More agencies are simply not the answer, Mr Leung

PUBLISHED : Sunday, 15 January, 2012, 12:00am
UPDATED : Sunday, 15 January, 2012, 12:00am

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A government under Leung Chun-ying would consider setting up a council to promote the city's financial industries and other financial products overseas, the chief executive candidate said yesterday.

SCMP, January 13

When seeking top government office, the proper thing is first to take an early, active and wide interest in affairs and serve in junior public office. Having thus established yourself on the major issues, you set out your views in a political platform of carefully considered statements.

Mr Leung did indeed take an early and active interest but a private and narrow one. He is an estate agent. His record in public office is also narrow. He sits on Beijing's CPPPPCCCC and was for some time convenor of our Executive Council, a rubber stamp relic from colonial days. A convenor's job is to call meetings, keep attendance records and set out agendas, etcetera.

As to setting out carefully considered statements, well, the record of his experience is beginning to show. We have been given a trail of hasty pronouncements that have undergone little neural processing between a ready ear for complaint and a hasty reach for a microphone to propose instant remedy.

Let me sling mud two ways, to declare my impartiality in this chief executive election. I shudder at the alternative of a mommy's boy distinguished by little more than effete rich kid habits. Donald had the right idea for Henry when he made him our chopper in chief of decrepit trees.

But back to C.Y., superficially it does not seem a bad idea to have a government agency promote a financial sector that accounts for a rising share of gross domestic product. After all, we have a Trade Development Council (TDC) to promote goods exports and a tuberculosis (TB) to promote tourism. Oops, sorry, done it again. Yes, TB actually stands for Tourism Board.

It also does not trouble me that the former chief of the Hong Kong Monetary Authority, Joseph Yam Chi-kwong, says the idea is unworkable. Joe was always a keen defender of the HKMA's patch in government and cannot give up the habit. This new agency may be an intruder. Get 'em! Shoot to kill!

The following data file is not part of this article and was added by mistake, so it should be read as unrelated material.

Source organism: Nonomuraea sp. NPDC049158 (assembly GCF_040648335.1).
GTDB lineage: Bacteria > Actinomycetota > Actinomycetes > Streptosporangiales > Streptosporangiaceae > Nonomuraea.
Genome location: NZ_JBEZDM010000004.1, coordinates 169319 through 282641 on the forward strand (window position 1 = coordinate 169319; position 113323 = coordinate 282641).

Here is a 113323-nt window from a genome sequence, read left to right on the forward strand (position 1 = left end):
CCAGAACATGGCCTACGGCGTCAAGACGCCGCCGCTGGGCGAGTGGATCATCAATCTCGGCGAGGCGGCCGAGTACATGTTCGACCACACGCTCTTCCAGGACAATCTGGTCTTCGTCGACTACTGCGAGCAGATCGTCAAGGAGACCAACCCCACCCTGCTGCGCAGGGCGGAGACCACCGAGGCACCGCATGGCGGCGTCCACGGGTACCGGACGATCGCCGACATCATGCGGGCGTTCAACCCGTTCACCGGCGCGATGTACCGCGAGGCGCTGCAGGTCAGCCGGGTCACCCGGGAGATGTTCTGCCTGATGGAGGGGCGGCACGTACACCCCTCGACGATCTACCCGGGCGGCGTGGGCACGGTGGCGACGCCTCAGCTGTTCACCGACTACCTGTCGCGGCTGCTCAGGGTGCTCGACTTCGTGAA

Let us observe first, however, that the TDC has long passed its close-down date. Hong Kong's goods exports are now negligible. In its quest to justify continued existence, the TDC's latest idea is to do something with small and medium enterprises. Quite what this something is I haven't yet discovered.

The TB may be more useful but only marginally. Like the TDC it promotes nothing quite so much as its own continued existence. I doubt it has much impact abroad while at home it has done little more than try to stop local tour guides from milking mainland tourists. Why bring that herd here then? Thus these two agencies give us little reason to set up a similar one for the financial sector. If anything, they constitute a warning not to do so.

But there is another distinction to make here. The TDC and TB deal with our foreign customers in their respective fields. There are, however, no financial services that a government agency could really promote to foreign customers, at least not better than existing private practitioners already do so.

Is this agency, for instance, to tell Canadians that they should buy fire insurance in Hong Kong rather than Toronto? If it were easier and cheaper to do it in Hong Kong, would some insurance company not long ago have discovered this? Do we really expect Hong Kong bureaucrats to know more about the Canadian insurance market than Canadian insurers?

Likewise in banking. Do we send a busker to a street corner in New York with the message, 'Don't put your money here with Citibank/corp/group/insert latest name. Put it with them in Hong Kong.'

This might not be a bad idea for some people. If it is dirty money we can probably wash it whiter than New York can do. But I don't see our government selling our strengths this way. Nor, if it is a strength, would our government need to do so. Private bankers would have seen to it long ago.

The only thing such an agency could do is encourage foreign financiers to establish offices in Hong Kong and we already have an agency for this, InvestHK. But then, of course, the real purpose is merely to provide C.Y. Leung with a wobbly platform for a few months.